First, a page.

Signing and sending PDFs via email is always a pain, especially if you think you need to print it, sign it, scan it, and email it back to someone in a timely manner. But you don’t! Using a few apps and built-in software, you can save time, money, and the agony of finding and printing from the correct office printer.
Image credit: Sebastien Wiertz/Flickr
iOS: Use Markup Tools for Signatures
In the past, you needed a third-party PDF annotation app to add signatures to documents on iOS. Now, the operating system has capable built-in markup tools that let you edit pictures and documents by adding your handwritten signature (in addition to annotations, text and shapes). Using your iOS device to create your signature will also allow you to sync it across all your Macs running iCloud Drive.
- Open your PDF and select the Share tool.
- Select Save to Files.
- Open the Markup tool.
- Select the + and select Signature.
- Select Add or Remove Signature and hit + to add your signature using your finger.
- Hit Done to save your signature, then arrange it within your PDF.
Tapping your signature will let you drag it around the page and adjust its size. To scroll through your document without leaving accidental lines all over your page, use two fingers to navigate the page. If you’re dealing with the PDF inside Apple’s Mail app, you can sign it and send it back to your contact without opening Files or leaving the app.
macOS: Use Preview (or the Trackpad)
Adding a signature from your Mac is pretty simple: You can use either your trackpad or import your actual handwritten signature using your computer’s front-facing camera. You’ll need to use Apple’s Preview app, and a sheet of paper if you’re concerned with accuracy. If you’ve already added a signature on your Mac, and enabled iCloud Drive, you’ll be able to use that signature inside Apple’s Markup tool on your iOS device.
- Open your PDF using Apple’s Preview app.
- Click the Toolbox icon, then the Signature icon.
- Select Create Signature.
- With the trackpad, select “Click Here to Begin” and draw your signature. Press any key to finish drawing, then select Done or Clear to save or redo your signature.
- With the front-facing camera, write your signature in black ink on a sheet of white paper.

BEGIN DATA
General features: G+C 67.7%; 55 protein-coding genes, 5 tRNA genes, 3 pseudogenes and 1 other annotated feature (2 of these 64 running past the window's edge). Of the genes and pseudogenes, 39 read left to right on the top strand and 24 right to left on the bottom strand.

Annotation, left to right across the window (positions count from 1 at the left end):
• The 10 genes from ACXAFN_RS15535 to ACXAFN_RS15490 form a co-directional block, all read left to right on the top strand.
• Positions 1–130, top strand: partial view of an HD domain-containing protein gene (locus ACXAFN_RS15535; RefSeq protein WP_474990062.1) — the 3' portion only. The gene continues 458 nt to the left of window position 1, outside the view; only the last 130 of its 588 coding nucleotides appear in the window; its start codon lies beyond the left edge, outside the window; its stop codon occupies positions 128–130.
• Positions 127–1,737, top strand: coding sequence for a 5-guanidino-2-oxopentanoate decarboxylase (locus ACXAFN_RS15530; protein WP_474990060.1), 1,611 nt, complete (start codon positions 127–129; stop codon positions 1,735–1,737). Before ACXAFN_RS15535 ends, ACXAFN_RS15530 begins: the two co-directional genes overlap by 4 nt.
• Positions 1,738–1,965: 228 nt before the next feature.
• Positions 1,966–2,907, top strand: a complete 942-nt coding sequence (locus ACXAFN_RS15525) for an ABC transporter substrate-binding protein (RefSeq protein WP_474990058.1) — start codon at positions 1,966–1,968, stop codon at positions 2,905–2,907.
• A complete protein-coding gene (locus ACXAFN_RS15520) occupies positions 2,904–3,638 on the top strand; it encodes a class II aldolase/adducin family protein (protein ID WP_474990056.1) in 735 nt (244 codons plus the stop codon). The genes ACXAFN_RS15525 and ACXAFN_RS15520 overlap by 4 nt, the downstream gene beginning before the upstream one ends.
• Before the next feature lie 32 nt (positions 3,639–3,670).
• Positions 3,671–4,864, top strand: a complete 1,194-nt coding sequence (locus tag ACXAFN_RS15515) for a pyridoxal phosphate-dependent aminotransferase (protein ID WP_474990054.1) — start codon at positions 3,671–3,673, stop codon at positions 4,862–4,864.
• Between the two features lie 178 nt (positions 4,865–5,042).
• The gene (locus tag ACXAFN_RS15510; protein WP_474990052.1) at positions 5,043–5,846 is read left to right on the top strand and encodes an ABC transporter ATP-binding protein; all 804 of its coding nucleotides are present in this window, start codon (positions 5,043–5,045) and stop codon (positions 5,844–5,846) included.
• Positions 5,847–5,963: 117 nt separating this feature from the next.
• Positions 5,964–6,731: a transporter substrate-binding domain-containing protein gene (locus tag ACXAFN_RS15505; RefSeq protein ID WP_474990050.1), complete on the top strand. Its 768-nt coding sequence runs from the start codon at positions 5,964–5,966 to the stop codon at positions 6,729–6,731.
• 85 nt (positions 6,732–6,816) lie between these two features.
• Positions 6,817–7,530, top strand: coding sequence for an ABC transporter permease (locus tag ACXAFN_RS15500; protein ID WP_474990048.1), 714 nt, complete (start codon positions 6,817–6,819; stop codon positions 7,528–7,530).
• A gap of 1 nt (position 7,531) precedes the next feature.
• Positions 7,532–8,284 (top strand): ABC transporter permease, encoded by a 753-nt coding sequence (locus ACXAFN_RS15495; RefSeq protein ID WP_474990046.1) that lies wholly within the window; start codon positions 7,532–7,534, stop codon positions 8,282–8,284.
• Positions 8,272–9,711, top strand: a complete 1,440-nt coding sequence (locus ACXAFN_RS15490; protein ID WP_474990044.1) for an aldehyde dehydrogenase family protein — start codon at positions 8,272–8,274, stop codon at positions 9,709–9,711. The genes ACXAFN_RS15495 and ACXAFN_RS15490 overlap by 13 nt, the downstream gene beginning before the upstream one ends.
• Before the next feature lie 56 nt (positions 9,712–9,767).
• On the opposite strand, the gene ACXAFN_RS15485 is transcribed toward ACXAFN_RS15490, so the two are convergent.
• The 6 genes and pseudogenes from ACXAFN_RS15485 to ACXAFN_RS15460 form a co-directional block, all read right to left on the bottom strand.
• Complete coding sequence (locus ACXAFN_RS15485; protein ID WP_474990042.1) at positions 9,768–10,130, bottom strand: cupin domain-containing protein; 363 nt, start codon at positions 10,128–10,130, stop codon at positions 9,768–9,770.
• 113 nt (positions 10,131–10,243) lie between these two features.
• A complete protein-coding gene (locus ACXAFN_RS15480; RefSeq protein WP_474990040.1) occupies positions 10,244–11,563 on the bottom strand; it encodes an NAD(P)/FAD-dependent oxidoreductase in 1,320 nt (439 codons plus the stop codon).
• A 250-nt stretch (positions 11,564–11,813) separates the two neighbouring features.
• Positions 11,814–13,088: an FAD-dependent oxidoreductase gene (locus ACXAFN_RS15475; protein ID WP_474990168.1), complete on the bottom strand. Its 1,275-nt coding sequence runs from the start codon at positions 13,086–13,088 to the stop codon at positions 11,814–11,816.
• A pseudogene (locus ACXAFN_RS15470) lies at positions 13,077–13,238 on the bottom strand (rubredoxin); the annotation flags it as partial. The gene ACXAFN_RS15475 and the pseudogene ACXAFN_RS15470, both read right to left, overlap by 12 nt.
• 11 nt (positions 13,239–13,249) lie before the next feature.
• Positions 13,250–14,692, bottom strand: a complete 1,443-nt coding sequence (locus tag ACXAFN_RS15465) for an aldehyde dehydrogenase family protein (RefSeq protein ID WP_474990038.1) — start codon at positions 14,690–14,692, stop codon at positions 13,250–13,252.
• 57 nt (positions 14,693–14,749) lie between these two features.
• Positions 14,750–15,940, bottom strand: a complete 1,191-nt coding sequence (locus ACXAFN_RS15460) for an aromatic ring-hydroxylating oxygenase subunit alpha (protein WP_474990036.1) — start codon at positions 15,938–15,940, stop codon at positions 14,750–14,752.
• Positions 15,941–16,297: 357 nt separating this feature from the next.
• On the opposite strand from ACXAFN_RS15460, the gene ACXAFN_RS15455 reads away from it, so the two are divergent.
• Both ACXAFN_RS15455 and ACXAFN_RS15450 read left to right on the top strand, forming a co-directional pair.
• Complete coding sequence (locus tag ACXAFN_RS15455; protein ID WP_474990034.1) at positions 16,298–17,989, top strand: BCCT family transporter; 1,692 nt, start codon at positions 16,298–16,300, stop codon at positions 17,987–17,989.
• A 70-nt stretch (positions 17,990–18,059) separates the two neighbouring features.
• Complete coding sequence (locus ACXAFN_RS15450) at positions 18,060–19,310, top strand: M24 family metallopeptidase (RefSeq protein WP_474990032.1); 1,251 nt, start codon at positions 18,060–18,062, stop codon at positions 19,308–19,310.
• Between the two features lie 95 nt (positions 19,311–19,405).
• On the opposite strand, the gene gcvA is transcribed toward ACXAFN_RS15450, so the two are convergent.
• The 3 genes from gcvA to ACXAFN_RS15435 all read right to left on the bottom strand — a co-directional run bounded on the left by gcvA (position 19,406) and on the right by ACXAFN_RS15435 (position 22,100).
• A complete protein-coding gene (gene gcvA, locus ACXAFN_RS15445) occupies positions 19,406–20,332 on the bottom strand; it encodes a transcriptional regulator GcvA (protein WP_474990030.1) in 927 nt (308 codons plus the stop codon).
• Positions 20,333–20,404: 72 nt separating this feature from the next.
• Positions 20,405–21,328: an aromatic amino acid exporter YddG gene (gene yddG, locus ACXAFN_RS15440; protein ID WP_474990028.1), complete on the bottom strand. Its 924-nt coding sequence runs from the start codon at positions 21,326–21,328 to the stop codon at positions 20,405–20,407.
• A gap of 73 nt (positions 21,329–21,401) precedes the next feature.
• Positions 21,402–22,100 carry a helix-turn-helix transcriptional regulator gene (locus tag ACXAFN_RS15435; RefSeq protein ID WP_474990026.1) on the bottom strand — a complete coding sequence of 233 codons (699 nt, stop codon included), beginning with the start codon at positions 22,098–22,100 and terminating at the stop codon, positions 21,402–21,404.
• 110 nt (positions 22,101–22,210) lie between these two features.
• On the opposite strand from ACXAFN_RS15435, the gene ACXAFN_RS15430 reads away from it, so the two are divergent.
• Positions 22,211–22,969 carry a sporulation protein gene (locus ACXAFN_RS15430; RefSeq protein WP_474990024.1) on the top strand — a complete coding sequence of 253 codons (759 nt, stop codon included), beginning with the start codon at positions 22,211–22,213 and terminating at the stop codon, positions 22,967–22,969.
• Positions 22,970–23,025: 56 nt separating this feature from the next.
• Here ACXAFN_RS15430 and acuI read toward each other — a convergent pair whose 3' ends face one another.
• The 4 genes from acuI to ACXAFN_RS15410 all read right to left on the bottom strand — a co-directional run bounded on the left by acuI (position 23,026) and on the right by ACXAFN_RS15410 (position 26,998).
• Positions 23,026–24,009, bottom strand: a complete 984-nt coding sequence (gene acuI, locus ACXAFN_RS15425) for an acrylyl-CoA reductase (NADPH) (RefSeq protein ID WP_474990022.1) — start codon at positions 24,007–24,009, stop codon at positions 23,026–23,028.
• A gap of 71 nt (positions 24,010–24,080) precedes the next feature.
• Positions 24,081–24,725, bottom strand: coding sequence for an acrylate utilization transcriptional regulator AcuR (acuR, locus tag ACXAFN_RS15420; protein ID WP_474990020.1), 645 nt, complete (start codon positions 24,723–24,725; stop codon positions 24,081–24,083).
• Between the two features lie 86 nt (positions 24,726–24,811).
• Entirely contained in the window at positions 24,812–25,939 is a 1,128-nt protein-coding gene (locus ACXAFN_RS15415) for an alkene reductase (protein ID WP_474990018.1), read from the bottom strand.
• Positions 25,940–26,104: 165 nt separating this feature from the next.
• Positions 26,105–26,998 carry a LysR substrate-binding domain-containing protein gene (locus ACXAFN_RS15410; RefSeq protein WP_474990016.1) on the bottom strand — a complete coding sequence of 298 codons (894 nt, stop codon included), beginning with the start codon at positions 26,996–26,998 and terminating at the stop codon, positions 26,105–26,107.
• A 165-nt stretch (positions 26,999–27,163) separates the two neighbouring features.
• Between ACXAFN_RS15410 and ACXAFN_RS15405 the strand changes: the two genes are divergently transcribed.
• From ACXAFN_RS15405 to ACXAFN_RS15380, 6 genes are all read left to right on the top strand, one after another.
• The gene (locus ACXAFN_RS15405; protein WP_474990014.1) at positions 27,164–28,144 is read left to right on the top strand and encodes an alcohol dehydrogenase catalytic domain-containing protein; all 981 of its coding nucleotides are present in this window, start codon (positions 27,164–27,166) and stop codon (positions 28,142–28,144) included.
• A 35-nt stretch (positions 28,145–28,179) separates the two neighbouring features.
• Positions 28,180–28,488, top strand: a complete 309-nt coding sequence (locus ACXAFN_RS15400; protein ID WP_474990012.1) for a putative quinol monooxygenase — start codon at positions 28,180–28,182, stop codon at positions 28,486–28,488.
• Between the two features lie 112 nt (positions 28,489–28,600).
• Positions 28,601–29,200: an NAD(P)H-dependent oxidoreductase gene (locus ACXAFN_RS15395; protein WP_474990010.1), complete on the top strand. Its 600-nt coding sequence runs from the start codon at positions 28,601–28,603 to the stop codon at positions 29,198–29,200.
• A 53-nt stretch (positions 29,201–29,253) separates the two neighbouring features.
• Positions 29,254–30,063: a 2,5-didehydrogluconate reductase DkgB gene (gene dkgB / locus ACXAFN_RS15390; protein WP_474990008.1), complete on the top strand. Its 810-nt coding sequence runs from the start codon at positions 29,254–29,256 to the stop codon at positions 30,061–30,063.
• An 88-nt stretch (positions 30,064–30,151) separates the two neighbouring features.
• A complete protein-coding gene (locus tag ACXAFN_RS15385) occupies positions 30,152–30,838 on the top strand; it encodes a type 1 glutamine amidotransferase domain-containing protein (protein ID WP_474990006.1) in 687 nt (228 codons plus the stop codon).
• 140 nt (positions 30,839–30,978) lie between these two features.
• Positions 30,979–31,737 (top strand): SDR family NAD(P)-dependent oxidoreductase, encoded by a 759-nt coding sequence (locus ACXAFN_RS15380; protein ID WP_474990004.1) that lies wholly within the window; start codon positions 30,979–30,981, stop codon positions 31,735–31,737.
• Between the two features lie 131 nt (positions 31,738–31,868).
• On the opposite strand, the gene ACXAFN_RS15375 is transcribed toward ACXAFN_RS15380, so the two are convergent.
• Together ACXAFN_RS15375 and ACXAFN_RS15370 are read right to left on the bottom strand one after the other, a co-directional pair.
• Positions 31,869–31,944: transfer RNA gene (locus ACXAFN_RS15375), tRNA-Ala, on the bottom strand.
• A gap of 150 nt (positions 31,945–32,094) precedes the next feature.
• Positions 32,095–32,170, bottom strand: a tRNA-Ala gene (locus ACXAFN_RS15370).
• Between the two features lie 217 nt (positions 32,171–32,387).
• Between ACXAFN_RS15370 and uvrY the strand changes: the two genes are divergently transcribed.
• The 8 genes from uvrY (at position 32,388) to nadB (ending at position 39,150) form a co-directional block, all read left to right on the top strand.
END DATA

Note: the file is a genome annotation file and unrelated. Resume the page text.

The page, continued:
- Hold your signature in front of the camera until it recognises and imports your signature (be sure to keep it on or above the blue line). Select done to save the imported signature.
- Pick your signature, then drag and scale it appropriately in your PDF.
Windows 10: Use Acrobat Reader DC
Windows 10 users will need a third-party app to get their documents signed. The easiest one is Adobe’s Acrobat Reader DC. You can use its free Fill & Sign feature to add and import signatures to PDFs. (Unlike Apple’s multiple signature support, Adobe Acrobat Reader DC only lets you store one signature and one initial.)
- Open your PDF with Adobe Acrobat Reader DC.
- On the right-hand side, select Fill & Sign.
- Select Sign in the Fill & Sign menu.
- Choose Add Signature or Add Initials.
- You can use a typed version of your signature (you can choose from four handwritten fonts), draw it with your trackpad, or import your signature from a photo. If you’re on a Surface device, you can use your Surface Pen to write your signature in the field.
Android: Use Adobe’s Fill & Sign App
Android users should download the Adobe Fill & Sign app from the Play Store. In addition to adding signatures, the Fill & Sign app lets you add saved personal information, add text to empty fields in the PDF, and add checkmarks or X’s to checkboxes.
- Select your PDF and open using Adobe Fill & Sign.
- Select the fountain pen icon to create a signature or initials.
- Use your finger to draw your signature above the blue line.
- Tap the fountain pen again and select your signature.
- Drag and scale your signature.
- Select the share icon to save or share your PDF.